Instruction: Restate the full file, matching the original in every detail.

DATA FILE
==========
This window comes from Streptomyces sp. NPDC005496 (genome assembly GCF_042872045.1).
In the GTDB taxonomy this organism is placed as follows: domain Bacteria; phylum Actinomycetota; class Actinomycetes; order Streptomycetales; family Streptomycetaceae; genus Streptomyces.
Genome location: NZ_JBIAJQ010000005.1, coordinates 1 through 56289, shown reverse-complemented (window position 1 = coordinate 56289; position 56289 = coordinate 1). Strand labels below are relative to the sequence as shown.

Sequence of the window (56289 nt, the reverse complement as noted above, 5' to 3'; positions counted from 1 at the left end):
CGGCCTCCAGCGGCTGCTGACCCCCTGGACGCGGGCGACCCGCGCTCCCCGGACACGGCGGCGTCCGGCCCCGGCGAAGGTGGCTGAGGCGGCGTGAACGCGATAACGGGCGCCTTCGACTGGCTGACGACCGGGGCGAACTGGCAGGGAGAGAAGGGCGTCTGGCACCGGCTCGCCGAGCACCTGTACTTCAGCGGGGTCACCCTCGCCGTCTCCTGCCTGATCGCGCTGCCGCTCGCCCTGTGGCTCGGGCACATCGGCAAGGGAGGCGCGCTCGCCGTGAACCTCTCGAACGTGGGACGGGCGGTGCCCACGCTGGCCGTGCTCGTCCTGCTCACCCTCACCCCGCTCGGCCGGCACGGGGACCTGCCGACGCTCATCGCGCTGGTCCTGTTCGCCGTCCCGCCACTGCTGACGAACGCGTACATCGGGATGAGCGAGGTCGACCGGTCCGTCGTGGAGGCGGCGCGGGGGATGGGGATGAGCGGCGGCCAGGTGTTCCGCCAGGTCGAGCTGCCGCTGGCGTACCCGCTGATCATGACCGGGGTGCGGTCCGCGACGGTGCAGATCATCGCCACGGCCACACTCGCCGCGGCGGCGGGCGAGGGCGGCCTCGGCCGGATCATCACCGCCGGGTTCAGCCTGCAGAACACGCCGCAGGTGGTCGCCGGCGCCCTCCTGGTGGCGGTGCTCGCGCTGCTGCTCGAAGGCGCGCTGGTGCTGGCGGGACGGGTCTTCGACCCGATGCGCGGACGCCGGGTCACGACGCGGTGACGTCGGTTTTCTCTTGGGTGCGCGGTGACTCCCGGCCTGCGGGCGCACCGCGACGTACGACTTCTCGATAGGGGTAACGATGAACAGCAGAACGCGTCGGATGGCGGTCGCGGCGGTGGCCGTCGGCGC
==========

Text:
This window comes from Streptomyces sp. NPDC005496 (genome assembly GCF_042872045.1).
In the GTDB taxonomy this organism is placed as follows: domain Bacteria; phylum Actinomycetota; class Actinomycetes; order Streptomycetales; family Streptomycetaceae; genus Streptomyces.
Genome location: NZ_JBIAJQ010000005.1, coordinates 1 through 56289, shown reverse-complemented (window position 1 = coordinate 56289; position 56289 = coordinate 1). Strand labels below are relative to the sequence as shown.

Sequence of the window (56289 nt, the reverse complement as noted above, 5' to 3'; positions counted from 1 at the left end):
CGGCCTCCAGCGGCTGCTGACCCCCTGGACGCGGGCGACCCGCGCTCCCCGGACACGGCGGCGTCCGGCCCCGGCGAAGGTGGCTGAGGCGGCGTGAACGCGATAACGGGCGCCTTCGACTGGCTGACGACCGGGGCGAACTGGCAGGGAGAGAAGGGCGTCTGGCACCGGCTCGCCGAGCACCTGTACTTCAGCGGGGTCACCCTCGCCGTCTCCTGCCTGATCGCGCTGCCGCTCGCCCTGTGGCTCGGGCACATCGGCAAGGGAGGCGCGCTCGCCGTGAACCTCTCGAACGTGGGACGGGCGGTGCCCACGCTGGCCGTGCTCGTCCTGCTCACCCTCACCCCGCTCGGCCGGCACGGGGACCTGCCGACGCTCATCGCGCTGGTCCTGTTCGCCGTCCCGCCACTGCTGACGAACGCGTACATCGGGATGAGCGAGGTCGACCGGTCCGTCGTGGAGGCGGCGCGGGGGATGGGGATGAGCGGCGGCCAGGTGTTCCGCCAGGTCGAGCTGCCGCTGGCGTACCCGCTGATCATGACCGGGGTGCGGTCCGCGACGGTGCAGATCATCGCCACGGCCACACTCGCCGCGGCGGCGGGCGAGGGCGGCCTCGGCCGGATCATCACCGCCGGGTTCAGCCTGCAGAACACGCCGCAGGTGGTCGCCGGCGCCCTCCTGGTGGCGGTGCTCGCGCTGCTGCTCGAAGGCGCGCTGGTGCTGGCGGGACGGGTCTTCGACCCGATGCGCGGACGCCGGGTCACGACGCGGTGACGTCGGTTTTCTCTTGGGTGCGCGGTGACTCCCGGCCTGCGGGCGCACCGCGACGTACGACTTCTCGATAGGGGTAACGATGAACAGCAGAACGCGTCGGATGGCGGTCGCGGCGGTGGCCGTCGGCGC